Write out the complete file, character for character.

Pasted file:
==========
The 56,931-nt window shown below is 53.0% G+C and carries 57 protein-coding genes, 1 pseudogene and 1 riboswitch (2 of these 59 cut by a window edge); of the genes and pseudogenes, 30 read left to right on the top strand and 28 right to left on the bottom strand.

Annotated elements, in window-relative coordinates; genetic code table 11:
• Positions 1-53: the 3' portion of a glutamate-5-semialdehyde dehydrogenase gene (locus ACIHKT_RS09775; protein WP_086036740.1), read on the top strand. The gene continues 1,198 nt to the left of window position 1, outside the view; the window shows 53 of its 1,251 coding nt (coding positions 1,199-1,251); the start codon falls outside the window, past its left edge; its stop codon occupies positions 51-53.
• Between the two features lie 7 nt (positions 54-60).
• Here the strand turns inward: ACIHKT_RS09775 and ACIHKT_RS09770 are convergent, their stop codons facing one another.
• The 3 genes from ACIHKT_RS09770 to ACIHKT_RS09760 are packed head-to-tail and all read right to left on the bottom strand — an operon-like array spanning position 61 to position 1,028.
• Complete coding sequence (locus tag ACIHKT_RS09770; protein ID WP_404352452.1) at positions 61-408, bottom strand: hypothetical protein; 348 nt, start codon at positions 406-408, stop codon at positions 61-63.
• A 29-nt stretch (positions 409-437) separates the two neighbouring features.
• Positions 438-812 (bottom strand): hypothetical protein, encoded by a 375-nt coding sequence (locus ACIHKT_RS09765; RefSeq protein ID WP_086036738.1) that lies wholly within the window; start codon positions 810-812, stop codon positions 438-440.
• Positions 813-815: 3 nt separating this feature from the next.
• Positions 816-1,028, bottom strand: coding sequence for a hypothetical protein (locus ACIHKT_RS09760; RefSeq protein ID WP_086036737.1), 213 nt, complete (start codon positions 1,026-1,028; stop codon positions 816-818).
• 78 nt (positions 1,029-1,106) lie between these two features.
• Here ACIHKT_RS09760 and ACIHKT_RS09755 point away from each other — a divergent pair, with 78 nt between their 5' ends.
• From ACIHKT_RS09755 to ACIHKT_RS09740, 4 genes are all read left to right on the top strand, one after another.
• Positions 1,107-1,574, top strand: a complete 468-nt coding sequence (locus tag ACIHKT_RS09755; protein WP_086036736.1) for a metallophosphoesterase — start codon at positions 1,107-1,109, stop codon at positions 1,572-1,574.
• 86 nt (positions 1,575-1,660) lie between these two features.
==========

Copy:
The 56,931-nt window shown below is 53.0% G+C and carries 57 protein-coding genes, 1 pseudogene and 1 riboswitch (2 of these 59 cut by a window edge); of the genes and pseudogenes, 30 read left to right on the top strand and 28 right to left on the bottom strand.

Annotated elements, in window-relative coordinates; genetic code table 11:
• Positions 1-53: the 3' portion of a glutamate-5-semialdehyde dehydrogenase gene (locus ACIHKT_RS09775; protein WP_086036740.1), read on the top strand. The gene continues 1,198 nt to the left of window position 1, outside the view; the window shows 53 of its 1,251 coding nt (coding positions 1,199-1,251); the start codon falls outside the window, past its left edge; its stop codon occupies positions 51-53.
• Between the two features lie 7 nt (positions 54-60).
• Here the strand turns inward: ACIHKT_RS09775 and ACIHKT_RS09770 are convergent, their stop codons facing one another.
• The 3 genes from ACIHKT_RS09770 to ACIHKT_RS09760 are packed head-to-tail and all read right to left on the bottom strand — an operon-like array spanning position 61 to position 1,028.
• Complete coding sequence (locus tag ACIHKT_RS09770; protein ID WP_404352452.1) at positions 61-408, bottom strand: hypothetical protein; 348 nt, start codon at positions 406-408, stop codon at positions 61-63.
• A 29-nt stretch (positions 409-437) separates the two neighbouring features.
• Positions 438-812 (bottom strand): hypothetical protein, encoded by a 375-nt coding sequence (locus ACIHKT_RS09765; RefSeq protein ID WP_086036738.1) that lies wholly within the window; start codon positions 810-812, stop codon positions 438-440.
• Positions 813-815: 3 nt separating this feature from the next.
• Positions 816-1,028, bottom strand: coding sequence for a hypothetical protein (locus ACIHKT_RS09760; RefSeq protein ID WP_086036737.1), 213 nt, complete (start codon positions 1,026-1,028; stop codon positions 816-818).
• 78 nt (positions 1,029-1,106) lie between these two features.
• Here ACIHKT_RS09760 and ACIHKT_RS09755 point away from each other — a divergent pair, with 78 nt between their 5' ends.
• From ACIHKT_RS09755 to ACIHKT_RS09740, 4 genes are all read left to right on the top strand, one after another.
• Positions 1,107-1,574, top strand: a complete 468-nt coding sequence (locus tag ACIHKT_RS09755; protein WP_086036736.1) for a metallophosphoesterase — start codon at positions 1,107-1,109, stop codon at positions 1,572-1,574.
• 86 nt (positions 1,575-1,660) lie between these two features.